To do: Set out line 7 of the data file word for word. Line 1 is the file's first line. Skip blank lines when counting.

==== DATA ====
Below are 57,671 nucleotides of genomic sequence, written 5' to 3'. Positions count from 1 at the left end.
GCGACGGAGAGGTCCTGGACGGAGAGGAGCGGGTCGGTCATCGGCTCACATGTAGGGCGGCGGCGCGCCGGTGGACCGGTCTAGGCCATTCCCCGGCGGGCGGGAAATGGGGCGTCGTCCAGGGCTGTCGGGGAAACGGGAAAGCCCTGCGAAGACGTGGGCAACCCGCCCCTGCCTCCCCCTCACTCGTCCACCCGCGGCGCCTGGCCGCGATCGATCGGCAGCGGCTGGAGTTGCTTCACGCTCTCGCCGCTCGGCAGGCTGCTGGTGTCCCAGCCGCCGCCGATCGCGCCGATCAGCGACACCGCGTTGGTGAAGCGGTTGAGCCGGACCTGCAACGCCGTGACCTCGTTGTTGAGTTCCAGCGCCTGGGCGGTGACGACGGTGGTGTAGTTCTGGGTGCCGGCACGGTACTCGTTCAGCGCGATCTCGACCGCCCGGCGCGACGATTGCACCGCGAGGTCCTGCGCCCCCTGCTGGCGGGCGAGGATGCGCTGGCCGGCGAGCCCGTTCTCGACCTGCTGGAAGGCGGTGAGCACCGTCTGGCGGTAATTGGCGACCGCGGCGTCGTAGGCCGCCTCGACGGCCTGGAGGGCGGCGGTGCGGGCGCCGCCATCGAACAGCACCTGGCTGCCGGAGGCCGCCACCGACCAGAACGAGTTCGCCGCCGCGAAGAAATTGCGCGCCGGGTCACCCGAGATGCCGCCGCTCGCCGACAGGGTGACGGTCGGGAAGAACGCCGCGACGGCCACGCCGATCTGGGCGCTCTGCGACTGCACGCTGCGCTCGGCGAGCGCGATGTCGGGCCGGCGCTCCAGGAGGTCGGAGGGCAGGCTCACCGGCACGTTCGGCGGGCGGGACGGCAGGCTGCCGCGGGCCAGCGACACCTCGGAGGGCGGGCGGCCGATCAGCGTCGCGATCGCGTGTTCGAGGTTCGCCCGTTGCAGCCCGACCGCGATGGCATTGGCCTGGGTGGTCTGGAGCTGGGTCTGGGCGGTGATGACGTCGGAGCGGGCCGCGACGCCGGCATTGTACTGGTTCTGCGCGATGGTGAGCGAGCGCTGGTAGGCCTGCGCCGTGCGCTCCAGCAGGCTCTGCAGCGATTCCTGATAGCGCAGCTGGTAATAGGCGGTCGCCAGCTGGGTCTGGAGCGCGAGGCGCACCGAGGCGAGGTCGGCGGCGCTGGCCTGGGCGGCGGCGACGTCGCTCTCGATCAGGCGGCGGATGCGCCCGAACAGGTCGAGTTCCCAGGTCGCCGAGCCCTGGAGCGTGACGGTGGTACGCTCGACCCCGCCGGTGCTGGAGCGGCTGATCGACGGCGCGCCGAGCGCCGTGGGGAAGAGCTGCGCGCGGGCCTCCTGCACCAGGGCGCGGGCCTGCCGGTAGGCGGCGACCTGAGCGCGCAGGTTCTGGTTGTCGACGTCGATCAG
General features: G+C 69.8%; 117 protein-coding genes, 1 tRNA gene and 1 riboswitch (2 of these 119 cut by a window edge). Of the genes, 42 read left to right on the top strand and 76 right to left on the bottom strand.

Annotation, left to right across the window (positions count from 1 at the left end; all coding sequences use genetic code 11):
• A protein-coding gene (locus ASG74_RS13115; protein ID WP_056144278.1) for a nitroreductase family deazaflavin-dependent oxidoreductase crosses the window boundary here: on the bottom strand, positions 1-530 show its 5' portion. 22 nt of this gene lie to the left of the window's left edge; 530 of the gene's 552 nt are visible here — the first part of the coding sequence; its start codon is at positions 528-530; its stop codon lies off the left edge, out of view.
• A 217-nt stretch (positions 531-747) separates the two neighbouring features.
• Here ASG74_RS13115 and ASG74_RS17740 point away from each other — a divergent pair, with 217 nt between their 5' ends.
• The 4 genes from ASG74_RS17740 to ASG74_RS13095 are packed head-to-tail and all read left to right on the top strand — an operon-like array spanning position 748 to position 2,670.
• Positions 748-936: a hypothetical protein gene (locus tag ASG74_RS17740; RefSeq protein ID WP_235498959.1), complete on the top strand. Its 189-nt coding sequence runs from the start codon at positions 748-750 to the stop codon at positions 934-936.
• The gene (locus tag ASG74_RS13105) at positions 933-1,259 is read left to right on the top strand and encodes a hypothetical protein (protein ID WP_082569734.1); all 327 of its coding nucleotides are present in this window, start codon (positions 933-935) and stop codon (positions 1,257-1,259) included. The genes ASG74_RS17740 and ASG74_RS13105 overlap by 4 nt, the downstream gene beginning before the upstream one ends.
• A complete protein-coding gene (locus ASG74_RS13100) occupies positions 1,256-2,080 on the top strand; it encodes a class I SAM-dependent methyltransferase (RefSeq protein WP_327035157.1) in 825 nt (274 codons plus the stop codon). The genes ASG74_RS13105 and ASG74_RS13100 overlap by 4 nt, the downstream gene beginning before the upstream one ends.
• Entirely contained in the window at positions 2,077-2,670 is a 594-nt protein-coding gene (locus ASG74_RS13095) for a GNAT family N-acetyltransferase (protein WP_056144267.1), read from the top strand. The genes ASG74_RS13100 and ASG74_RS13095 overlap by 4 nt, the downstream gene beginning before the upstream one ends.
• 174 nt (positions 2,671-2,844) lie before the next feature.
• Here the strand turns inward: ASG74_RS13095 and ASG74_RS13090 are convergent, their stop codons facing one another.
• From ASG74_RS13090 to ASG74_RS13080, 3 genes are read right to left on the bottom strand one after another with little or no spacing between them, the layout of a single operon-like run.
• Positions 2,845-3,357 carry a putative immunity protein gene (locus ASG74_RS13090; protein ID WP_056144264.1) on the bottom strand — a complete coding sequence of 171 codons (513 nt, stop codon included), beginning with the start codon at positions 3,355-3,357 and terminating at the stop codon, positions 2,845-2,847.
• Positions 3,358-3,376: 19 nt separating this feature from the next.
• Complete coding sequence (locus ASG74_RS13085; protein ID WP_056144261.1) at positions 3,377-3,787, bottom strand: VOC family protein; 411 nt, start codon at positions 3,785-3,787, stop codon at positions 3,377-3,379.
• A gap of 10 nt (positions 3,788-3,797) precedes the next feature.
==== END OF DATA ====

• Here ASG74_RS13115 and ASG74_RS17740 point away from each other — a divergent pair, with 217 nt between their 5' ends.